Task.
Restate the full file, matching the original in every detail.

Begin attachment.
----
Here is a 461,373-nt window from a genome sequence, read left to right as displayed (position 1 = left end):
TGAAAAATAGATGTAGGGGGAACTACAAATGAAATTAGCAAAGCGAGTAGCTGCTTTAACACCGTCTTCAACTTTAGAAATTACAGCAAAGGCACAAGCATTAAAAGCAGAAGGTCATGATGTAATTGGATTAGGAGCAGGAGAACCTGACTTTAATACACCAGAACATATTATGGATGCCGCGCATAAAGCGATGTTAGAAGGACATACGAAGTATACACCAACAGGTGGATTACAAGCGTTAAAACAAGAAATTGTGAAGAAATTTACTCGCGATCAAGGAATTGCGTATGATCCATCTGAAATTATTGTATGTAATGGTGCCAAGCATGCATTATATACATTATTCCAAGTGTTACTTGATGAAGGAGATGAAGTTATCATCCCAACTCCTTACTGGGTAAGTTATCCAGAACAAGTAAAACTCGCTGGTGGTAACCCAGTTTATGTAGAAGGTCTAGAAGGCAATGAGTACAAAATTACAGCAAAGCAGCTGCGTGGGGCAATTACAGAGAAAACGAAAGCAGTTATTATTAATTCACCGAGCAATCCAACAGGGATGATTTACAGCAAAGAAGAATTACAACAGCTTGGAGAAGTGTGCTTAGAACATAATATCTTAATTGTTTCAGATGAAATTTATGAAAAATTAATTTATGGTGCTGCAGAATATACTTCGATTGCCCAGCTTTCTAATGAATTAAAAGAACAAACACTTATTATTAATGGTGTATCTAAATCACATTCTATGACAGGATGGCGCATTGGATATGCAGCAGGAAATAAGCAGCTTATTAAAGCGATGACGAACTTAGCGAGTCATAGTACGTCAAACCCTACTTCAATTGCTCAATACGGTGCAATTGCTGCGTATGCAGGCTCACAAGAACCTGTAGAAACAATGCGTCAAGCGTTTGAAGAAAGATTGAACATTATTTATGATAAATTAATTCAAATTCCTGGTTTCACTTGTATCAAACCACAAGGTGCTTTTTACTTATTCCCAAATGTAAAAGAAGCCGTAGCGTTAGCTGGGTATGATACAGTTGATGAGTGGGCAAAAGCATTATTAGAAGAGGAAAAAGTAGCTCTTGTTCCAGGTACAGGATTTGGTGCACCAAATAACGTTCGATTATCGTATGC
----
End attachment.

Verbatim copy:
Here is a 461,373-nt window from a genome sequence, read left to right as displayed (position 1 = left end):
TGAAAAATAGATGTAGGGGGAACTACAAATGAAATTAGCAAAGCGAGTAGCTGCTTTAACACCGTCTTCAACTTTAGAAATTACAGCAAAGGCACAAGCATTAAAAGCAGAAGGTCATGATGTAATTGGATTAGGAGCAGGAGAACCTGACTTTAATACACCAGAACATATTATGGATGCCGCGCATAAAGCGATGTTAGAAGGACATACGAAGTATACACCAACAGGTGGATTACAAGCGTTAAAACAAGAAATTGTGAAGAAATTTACTCGCGATCAAGGAATTGCGTATGATCCATCTGAAATTATTGTATGTAATGGTGCCAAGCATGCATTATATACATTATTCCAAGTGTTACTTGATGAAGGAGATGAAGTTATCATCCCAACTCCTTACTGGGTAAGTTATCCAGAACAAGTAAAACTCGCTGGTGGTAACCCAGTTTATGTAGAAGGTCTAGAAGGCAATGAGTACAAAATTACAGCAAAGCAGCTGCGTGGGGCAATTACAGAGAAAACGAAAGCAGTTATTATTAATTCACCGAGCAATCCAACAGGGATGATTTACAGCAAAGAAGAATTACAACAGCTTGGAGAAGTGTGCTTAGAACATAATATCTTAATTGTTTCAGATGAAATTTATGAAAAATTAATTTATGGTGCTGCAGAATATACTTCGATTGCCCAGCTTTCTAATGAATTAAAAGAACAAACACTTATTATTAATGGTGTATCTAAATCACATTCTATGACAGGATGGCGCATTGGATATGCAGCAGGAAATAAGCAGCTTATTAAAGCGATGACGAACTTAGCGAGTCATAGTACGTCAAACCCTACTTCAATTGCTCAATACGGTGCAATTGCTGCGTATGCAGGCTCACAAGAACCTGTAGAAACAATGCGTCAAGCGTTTGAAGAAAGATTGAACATTATTTATGATAAATTAATTCAAATTCCTGGTTTCACTTGTATCAAACCACAAGGTGCTTTTTACTTATTCCCAAATGTAAAAGAAGCCGTAGCGTTAGCTGGGTATGATACAGTTGATGAGTGGGCAAAAGCATTATTAGAAGAGGAAAAAGTAGCTCTTGTTCCAGGTACAGGATTTGGTGCACCAAATAACGTTCGATTATCGTATGC